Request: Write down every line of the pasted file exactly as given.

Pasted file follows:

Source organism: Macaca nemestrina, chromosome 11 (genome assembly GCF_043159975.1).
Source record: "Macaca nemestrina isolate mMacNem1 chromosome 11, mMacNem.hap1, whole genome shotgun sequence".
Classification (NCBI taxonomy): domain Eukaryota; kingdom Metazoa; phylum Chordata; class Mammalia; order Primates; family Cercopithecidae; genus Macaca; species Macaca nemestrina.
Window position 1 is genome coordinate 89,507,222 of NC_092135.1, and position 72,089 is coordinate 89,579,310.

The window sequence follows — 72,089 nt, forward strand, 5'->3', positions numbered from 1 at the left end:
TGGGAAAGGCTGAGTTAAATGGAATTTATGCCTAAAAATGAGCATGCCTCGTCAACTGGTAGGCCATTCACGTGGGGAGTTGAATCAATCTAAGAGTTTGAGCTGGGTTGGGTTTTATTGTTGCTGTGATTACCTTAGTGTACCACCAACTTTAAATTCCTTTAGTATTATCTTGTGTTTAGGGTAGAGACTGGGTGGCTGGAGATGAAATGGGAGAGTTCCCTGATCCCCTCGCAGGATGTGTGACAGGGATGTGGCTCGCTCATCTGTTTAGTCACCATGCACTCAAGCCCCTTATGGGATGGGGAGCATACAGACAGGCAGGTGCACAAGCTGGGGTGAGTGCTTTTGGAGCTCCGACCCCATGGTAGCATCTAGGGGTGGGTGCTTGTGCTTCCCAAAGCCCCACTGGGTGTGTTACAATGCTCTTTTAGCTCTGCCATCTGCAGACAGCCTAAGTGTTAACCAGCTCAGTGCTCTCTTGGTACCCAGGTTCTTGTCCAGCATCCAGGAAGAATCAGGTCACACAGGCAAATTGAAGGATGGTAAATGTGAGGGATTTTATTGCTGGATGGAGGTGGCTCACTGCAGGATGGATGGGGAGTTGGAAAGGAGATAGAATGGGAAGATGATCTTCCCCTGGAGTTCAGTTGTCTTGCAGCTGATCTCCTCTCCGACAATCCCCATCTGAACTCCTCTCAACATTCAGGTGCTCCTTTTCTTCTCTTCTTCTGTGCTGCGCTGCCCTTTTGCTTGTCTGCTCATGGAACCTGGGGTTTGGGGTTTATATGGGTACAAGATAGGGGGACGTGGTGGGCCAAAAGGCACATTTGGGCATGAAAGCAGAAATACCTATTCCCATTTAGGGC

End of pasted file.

Source organism: Macaca nemestrina, chromosome 11 (genome assembly GCF_043159975.1).
Source record: "Macaca nemestrina isolate mMacNem1 chromosome 11, mMacNem.hap1, whole genome shotgun sequence".
Classification (NCBI taxonomy): domain Eukaryota; kingdom Metazoa; phylum Chordata; class Mammalia; order Primates; family Cercopithecidae; genus Macaca; species Macaca nemestrina.
Window position 1 is genome coordinate 89,507,222 of NC_092135.1, and position 72,089 is coordinate 89,579,310.

The window sequence follows — 72,089 nt, forward strand, 5'->3', positions numbered from 1 at the left end:
TGGGAAAGGCTGAGTTAAATGGAATTTATGCCTAAAAATGAGCATGCCTCGTCAACTGGTAGGCCATTCACGTGGGGAGTTGAATCAATCTAAGAGTTTGAGCTGGGTTGGGTTTTATTGTTGCTGTGATTACCTTAGTGTACCACCAACTTTAAATTCCTTTAGTATTATCTTGTGTTTAGGGTAGAGACTGGGTGGCTGGAGATGAAATGGGAGAGTTCCCTGATCCCCTCGCAGGATGTGTGACAGGGATGTGGCTCGCTCATCTGTTTAGTCACCATGCACTCAAGCCCCTTATGGGATGGGGAGCATACAGACAGGCAGGTGCACAAGCTGGGGTGAGTGCTTTTGGAGCTCCGACCCCATGGTAGCATCTAGGGGTGGGTGCTTGTGCTTCCCAAAGCCCCACTGGGTGTGTTACAATGCTCTTTTAGCTCTGCCATCTGCAGACAGCCTAAGTGTTAACCAGCTCAGTGCTCTCTTGGTACCCAGGTTCTTGTCCAGCATCCAGGAAGAATCAGGTCACACAGGCAAATTGAAGGATGGTAAATGTGAGGGATTTTATTGCTGGATGGAGGTGGCTCACTGCAGGATGGATGGGGAGTTGGAAAGGAGATAGAATGGGAAGATGATCTTCCCCTGGAGTTCAGTTGTCTTGCAGCTGATCTCCTCTCCGACAATCCCCATCTGAACTCCTCTCAACATTCAGGTGCTCCTTTTCTTCTCTTCTTCTGTGCTGCGCTGCCCTTTTGCTTGTCTGCTCATGGAACCTGGGGTTTGGGGTTTATATGGGTACAAGATAGGGGGACGTGGTGGGCCAAAAGGCACATTTGGGCATGAAAGCAGAAATACCTATTCCCATTTAGGGC